“They’d just kick in the corners and scored two tries from that and for their 12 to get that intercept, pretty much won them the game. But it’s rugby, you can’t control that but what we can control is our penalty count and we didn’t execute.

“We prepared to not run into them and crash and bash, we’re a small pack and we identified that from the get-go so we couldn’t afford to try and muscle it up. We planned to go around and make them work but we lost the battle.

“Unforced errors, conceding penalties and just simple things like the ball not going out when we get a penalty, we kicked it dead … it’s just easy outs for them and we can’t afford to do that against a good Hora Hora team , lamented Hohaia.

Kamo have an uphill battle this weekend, with an away game against leaders Mid Northern at Hukerenui.

The Hora Hora skipper was happy with Saturday’s outcome but not their discipline.

“We attacked well when we got the ball, we looked dangerous with ball in hand, defensively we did well too, we defended our line for the better half of the last half but discipline is the learning for us, heading into finals footy,” Matiu said.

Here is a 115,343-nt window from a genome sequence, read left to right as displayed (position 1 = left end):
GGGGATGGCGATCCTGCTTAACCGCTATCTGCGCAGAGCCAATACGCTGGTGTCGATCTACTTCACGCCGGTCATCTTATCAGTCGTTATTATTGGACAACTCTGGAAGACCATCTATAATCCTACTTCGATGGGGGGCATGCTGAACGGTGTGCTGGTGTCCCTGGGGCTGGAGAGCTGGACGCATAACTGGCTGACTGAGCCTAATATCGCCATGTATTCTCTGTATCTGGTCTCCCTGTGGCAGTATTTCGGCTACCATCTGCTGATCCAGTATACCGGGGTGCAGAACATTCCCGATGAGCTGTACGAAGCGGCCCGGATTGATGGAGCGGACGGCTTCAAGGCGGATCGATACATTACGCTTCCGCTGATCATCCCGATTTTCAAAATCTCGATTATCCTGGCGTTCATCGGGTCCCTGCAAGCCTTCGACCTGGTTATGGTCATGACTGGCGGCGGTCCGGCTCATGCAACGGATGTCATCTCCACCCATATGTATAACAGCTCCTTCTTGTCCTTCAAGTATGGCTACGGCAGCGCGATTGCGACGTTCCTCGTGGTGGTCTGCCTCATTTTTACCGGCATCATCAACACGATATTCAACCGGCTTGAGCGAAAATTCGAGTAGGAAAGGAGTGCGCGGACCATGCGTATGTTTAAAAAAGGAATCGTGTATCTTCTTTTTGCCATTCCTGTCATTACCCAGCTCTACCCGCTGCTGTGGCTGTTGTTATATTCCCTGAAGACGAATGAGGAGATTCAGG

He said the game was going to come down to who wanted it the most and his players rose to the occasion.

“We had the wind, we had the sun, we just played in the right part of the field. Can’t complain, being at the top from where we came from last year and the year before to not make the playoffs. It feels like good, the energy is high and, if the boys look after their bodies, we’ll be in a good spot come semis and finals.

“We don’t play to lose, we don’t play to make up the numbers and if we are making the playoffs of course we want to go all the way. I wouldn’t say we are overconfident but we just have to keep doing what we’re doing and getting the wins.”

Hora Hora host bottom-of-the-table Hikurangi this weekend and Mid Northern in the final round the following week.